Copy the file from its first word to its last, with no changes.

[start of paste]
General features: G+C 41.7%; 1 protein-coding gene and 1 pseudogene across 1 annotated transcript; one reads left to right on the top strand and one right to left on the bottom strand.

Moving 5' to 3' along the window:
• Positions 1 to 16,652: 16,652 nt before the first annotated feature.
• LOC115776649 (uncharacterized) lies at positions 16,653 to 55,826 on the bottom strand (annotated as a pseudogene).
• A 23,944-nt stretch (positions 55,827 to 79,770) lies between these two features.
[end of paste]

General features: G+C 41.7%; 1 protein-coding gene and 1 pseudogene across 1 annotated transcript; one reads left to right on the top strand and one right to left on the bottom strand.

Moving 5' to 3' along the window:
• Positions 1 to 16,652: 16,652 nt before the first annotated feature.
• LOC115776649 (uncharacterized) lies at positions 16,653 to 55,826 on the bottom strand (annotated as a pseudogene).
• A 23,944-nt stretch (positions 55,827 to 79,770) lies between these two features.